When multiplying a number by 9, say 9 x 4, simply bend the finger that represents 4.  Count the number of fingers on the left of that finger – this will serve as the first digit of your product and the number of fingers on the right side of your bent finger represents the second digit of your answer.

Exercise 8; Use (10-1) in multiplying by 9

1. )      6 x 9 =
2. )      9 x 9 =
3. )      35 x9 =
4. )      49 x 9 =
5. )      82 x 9 =
6. )      148 x 9 =
7. )      285 x 9 =
8. )      0. 9 x 68 =
9. )      90% of 675 =
10. )  45% of 740 =

Discover the 25 Math Short Cuts ( 25 MSC )!

# Featured Batch: MSC 3-year Office Management Course Class 1994-95 (first batch)

When MSC started offering computer classes, the first courses were short-term courses on computer operation and programming.  In the first semester of school year 1991-1992, two-year courses on Computer Technology and Office Management were offered to the growing number of MSC students.  Then in school year 1994-95, MSC offered the three-year courses on Computer Technology and Office Management.

Six fresh graduates of the two-year Office Management course enrolled in the new 3-year course.  These were:  Claire Ticzon, Aileen Metica, Aileen Tanodra, Jocelyn Maranan, Lina Jader, Raquel Dioyo, and Letty Changco.

Aside from the regular academic classes, these ladies underwent extensive training in the different offices of MSC.  Eventually, most were absorbed by the different departments and a few worked in the different MSC companies.

Claire and Aileen Metica became computer teachers in MSC partner schools, and later they were hired as MSC instructors.

Lina and Letty worked at MSC Data Exchange – MSC’s one-stop computer shop

Raquel Dioyo worked as Cashier at MSC.

Aileen Tanodra worked at Escuela de Valle Verde as teacher.

Jocelyn worked at the Hall of Justice of San Pablo City.

Where are they today?

• Claire teaches at Canossa College, San Pablo and is married to an MSC alumnus, Owen Ignacio
• Aileen Metica works and lives in Canada.
• Letty, after working for MSC Data Exchange Co. as Graphic Artist for several years, now lives in Abu Dhabi and works as Finance and Administration Officer at Silec Cable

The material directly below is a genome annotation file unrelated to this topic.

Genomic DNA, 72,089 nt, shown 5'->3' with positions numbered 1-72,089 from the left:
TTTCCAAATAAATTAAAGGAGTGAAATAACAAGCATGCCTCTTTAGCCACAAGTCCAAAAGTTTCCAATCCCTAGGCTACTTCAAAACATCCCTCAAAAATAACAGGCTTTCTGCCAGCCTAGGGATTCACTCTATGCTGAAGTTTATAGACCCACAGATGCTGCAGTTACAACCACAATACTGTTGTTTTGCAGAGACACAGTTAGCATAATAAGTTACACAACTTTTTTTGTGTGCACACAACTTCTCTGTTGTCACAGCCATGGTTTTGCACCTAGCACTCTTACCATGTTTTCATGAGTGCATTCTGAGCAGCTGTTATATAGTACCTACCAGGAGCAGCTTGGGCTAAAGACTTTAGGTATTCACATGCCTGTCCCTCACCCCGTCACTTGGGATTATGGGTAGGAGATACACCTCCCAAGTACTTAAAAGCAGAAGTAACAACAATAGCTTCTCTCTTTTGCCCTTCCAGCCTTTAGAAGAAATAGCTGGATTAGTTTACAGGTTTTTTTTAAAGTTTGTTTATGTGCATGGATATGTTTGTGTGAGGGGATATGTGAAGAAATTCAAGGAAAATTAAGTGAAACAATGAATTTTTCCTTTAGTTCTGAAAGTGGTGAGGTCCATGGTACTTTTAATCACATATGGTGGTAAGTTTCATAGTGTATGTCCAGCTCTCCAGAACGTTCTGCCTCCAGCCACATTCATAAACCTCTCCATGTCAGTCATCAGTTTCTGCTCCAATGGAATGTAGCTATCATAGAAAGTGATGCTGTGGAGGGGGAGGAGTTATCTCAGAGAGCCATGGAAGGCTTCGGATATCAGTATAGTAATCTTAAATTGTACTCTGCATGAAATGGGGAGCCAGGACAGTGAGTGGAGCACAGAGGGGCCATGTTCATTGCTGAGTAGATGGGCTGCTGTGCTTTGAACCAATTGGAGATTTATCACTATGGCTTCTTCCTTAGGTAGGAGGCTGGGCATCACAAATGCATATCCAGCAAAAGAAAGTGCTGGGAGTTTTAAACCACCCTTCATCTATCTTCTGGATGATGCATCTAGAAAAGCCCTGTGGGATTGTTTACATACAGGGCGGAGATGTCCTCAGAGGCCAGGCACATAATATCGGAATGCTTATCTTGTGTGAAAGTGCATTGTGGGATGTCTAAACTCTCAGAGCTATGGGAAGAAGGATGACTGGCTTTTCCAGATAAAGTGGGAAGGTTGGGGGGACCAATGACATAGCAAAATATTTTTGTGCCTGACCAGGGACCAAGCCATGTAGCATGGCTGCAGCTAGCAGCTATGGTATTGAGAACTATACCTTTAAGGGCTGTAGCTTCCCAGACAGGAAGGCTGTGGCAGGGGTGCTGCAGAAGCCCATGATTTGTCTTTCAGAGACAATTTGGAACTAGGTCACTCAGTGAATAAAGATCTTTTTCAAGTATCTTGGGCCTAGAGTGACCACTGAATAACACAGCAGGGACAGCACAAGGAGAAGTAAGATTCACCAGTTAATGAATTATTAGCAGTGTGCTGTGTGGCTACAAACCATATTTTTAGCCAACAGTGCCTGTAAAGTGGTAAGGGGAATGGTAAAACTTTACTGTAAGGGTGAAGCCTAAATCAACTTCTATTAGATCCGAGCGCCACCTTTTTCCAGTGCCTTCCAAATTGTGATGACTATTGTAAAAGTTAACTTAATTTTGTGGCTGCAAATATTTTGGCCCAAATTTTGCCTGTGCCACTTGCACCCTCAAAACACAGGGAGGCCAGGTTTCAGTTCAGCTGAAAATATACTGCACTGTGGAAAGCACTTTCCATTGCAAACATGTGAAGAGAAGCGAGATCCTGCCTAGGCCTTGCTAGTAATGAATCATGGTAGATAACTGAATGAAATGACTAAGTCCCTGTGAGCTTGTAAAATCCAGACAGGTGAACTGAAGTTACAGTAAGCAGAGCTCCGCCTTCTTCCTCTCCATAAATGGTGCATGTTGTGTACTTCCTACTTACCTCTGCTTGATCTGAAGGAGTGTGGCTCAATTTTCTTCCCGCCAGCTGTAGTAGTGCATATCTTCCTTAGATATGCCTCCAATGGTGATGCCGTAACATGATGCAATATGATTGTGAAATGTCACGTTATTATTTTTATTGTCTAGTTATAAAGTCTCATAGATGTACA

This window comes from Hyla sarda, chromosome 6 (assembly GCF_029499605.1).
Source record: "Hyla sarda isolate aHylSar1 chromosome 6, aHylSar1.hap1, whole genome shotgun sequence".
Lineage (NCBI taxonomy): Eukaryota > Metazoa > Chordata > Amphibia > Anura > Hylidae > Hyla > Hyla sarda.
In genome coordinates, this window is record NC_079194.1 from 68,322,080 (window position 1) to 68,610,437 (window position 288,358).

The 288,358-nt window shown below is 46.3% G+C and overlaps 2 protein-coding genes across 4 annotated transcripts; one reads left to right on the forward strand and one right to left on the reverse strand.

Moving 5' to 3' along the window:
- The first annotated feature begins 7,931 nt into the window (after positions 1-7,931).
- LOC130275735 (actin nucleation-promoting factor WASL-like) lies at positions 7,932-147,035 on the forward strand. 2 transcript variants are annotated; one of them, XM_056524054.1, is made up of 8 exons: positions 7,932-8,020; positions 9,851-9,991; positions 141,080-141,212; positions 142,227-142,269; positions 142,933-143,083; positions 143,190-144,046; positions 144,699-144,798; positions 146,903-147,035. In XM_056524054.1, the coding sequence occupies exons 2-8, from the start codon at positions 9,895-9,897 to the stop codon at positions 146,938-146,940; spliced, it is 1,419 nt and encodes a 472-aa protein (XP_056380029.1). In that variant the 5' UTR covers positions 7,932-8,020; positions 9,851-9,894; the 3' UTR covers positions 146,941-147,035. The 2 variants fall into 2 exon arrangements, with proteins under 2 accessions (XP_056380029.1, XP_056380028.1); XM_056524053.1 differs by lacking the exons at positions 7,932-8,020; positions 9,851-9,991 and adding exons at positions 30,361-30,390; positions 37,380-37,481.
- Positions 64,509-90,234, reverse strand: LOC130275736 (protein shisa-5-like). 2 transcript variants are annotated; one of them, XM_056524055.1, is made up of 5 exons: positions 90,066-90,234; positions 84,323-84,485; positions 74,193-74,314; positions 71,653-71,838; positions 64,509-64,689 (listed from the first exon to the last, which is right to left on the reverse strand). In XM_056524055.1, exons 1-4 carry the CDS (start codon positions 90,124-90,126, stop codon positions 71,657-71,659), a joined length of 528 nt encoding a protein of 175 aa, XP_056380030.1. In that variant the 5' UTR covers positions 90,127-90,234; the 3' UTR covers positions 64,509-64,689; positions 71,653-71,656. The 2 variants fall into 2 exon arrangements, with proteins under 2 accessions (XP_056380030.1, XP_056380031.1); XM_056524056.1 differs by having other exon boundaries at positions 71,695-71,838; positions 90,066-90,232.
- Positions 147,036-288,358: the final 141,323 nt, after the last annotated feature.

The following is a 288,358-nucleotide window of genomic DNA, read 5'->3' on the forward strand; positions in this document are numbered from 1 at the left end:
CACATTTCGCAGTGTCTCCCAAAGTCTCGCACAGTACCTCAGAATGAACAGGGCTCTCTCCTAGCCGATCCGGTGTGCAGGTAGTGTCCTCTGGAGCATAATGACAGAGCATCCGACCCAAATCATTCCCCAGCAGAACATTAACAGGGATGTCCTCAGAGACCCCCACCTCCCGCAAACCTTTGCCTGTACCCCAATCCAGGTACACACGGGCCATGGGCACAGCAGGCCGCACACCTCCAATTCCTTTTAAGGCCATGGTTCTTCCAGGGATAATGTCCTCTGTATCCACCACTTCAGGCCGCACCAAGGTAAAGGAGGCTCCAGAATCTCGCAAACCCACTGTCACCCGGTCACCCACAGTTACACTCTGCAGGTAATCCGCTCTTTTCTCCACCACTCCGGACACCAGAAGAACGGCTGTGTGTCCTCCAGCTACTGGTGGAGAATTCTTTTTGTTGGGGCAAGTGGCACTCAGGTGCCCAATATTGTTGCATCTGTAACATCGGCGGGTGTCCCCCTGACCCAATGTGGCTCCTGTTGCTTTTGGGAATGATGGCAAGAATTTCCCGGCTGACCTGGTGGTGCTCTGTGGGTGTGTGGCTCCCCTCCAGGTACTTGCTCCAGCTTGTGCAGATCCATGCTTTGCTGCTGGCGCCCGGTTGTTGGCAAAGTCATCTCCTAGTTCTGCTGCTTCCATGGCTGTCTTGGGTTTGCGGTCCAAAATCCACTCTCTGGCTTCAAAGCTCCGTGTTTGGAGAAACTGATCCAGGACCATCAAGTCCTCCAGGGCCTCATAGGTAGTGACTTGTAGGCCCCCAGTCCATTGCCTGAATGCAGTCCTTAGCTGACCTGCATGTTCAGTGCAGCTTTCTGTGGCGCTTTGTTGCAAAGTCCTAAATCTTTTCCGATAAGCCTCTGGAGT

• Aileen Tanodra lives and works in Singapore.
• Jocelyn lives in San Pablo City and still works at the Hall of Justice
• Lina, after many years with MSC Data Exchange Co., has her own business now.
• Raquel is now a full-time wife and mother.

# Here We Go Round the Mulberry Bush!

by the Busybee

Here we go round the mulberry bush
The mulberry bush, the mulberry bush
Here we go round the mulberry bush
So early in the morning

Mulberries! Just when everyone thought mulberry season is over, there is now an abundance of mulberries. The children here in the MSC Green Campus in San Gabriel, the MSC students, teachers, staff and guests, the MATH-Inic children, they all love mulberries. It’s a happy sight, a happy food, a super food. 🙂

We felt bad for the trees after Typhoon Glenda hit the city. The branches were broken and the leaves were crushed (much like what happens when you use your mortar and pestle to get juice out of your leaves). Surprise! After about 2 weeks, the mulberry trees have recovered. They now have brand new leaves and mulberries in different degrees of ripeness.

How many of you have tried/ tasted mulberries? They’re highly perishable so you probably won’t see them in groceries.

Anyway, if you have access to mulberries, you can try eating straight from the tree. That’s the best way to get your dose of mulberry, in my opinion at least. You can also make jam, jelly, and syrup out of mulberries. You can juice them, too. 🙂 So far, we’ve only tried eating them fresh and juicing them.

So, yes, my no. 1 source of antioxidants these days are mulberries.

Happy Mulberry Season! 🙂

Note: Mulberries are not berries, botanically speaking. I believe they are multiple fruits. It means that a mulberry fruit developed from an inflorescence, from many ovaries of many flowers. 😀